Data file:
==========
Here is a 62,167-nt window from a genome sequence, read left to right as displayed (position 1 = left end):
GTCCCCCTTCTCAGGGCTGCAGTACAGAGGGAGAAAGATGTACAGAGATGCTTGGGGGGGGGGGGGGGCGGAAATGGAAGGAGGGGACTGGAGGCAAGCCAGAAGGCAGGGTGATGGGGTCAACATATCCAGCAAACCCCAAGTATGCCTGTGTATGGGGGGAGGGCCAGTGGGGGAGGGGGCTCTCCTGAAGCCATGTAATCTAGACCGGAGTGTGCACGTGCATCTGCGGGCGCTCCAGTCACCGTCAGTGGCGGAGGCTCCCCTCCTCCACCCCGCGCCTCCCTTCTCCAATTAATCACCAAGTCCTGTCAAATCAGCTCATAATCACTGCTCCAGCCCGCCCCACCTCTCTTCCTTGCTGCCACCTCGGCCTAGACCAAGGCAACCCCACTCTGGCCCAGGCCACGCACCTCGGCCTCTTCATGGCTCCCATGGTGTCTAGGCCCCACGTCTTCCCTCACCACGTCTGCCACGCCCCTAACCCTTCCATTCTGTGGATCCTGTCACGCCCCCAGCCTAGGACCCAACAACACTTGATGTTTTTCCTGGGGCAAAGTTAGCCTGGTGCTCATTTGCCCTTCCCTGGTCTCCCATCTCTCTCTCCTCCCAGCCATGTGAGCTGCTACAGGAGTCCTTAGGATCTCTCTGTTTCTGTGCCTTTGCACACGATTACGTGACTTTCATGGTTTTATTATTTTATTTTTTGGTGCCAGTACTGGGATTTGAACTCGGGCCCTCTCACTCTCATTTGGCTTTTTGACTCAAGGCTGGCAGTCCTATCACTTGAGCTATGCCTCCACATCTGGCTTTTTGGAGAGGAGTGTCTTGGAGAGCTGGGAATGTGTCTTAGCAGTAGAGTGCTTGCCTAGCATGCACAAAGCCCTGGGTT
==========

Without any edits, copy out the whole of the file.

Here is a 62,167-nt window from a genome sequence, read left to right as displayed (position 1 = left end):
GTCCCCCTTCTCAGGGCTGCAGTACAGAGGGAGAAAGATGTACAGAGATGCTTGGGGGGGGGGGGGGGCGGAAATGGAAGGAGGGGACTGGAGGCAAGCCAGAAGGCAGGGTGATGGGGTCAACATATCCAGCAAACCCCAAGTATGCCTGTGTATGGGGGGAGGGCCAGTGGGGGAGGGGGCTCTCCTGAAGCCATGTAATCTAGACCGGAGTGTGCACGTGCATCTGCGGGCGCTCCAGTCACCGTCAGTGGCGGAGGCTCCCCTCCTCCACCCCGCGCCTCCCTTCTCCAATTAATCACCAAGTCCTGTCAAATCAGCTCATAATCACTGCTCCAGCCCGCCCCACCTCTCTTCCTTGCTGCCACCTCGGCCTAGACCAAGGCAACCCCACTCTGGCCCAGGCCACGCACCTCGGCCTCTTCATGGCTCCCATGGTGTCTAGGCCCCACGTCTTCCCTCACCACGTCTGCCACGCCCCTAACCCTTCCATTCTGTGGATCCTGTCACGCCCCCAGCCTAGGACCCAACAACACTTGATGTTTTTCCTGGGGCAAAGTTAGCCTGGTGCTCATTTGCCCTTCCCTGGTCTCCCATCTCTCTCTCCTCCCAGCCATGTGAGCTGCTACAGGAGTCCTTAGGATCTCTCTGTTTCTGTGCCTTTGCACACGATTACGTGACTTTCATGGTTTTATTATTTTATTTTTTGGTGCCAGTACTGGGATTTGAACTCGGGCCCTCTCACTCTCATTTGGCTTTTTGACTCAAGGCTGGCAGTCCTATCACTTGAGCTATGCCTCCACATCTGGCTTTTTGGAGAGGAGTGTCTTGGAGAGCTGGGAATGTGTCTTAGCAGTAGAGTGCTTGCCTAGCATGCACAAAGCCCTGGGTT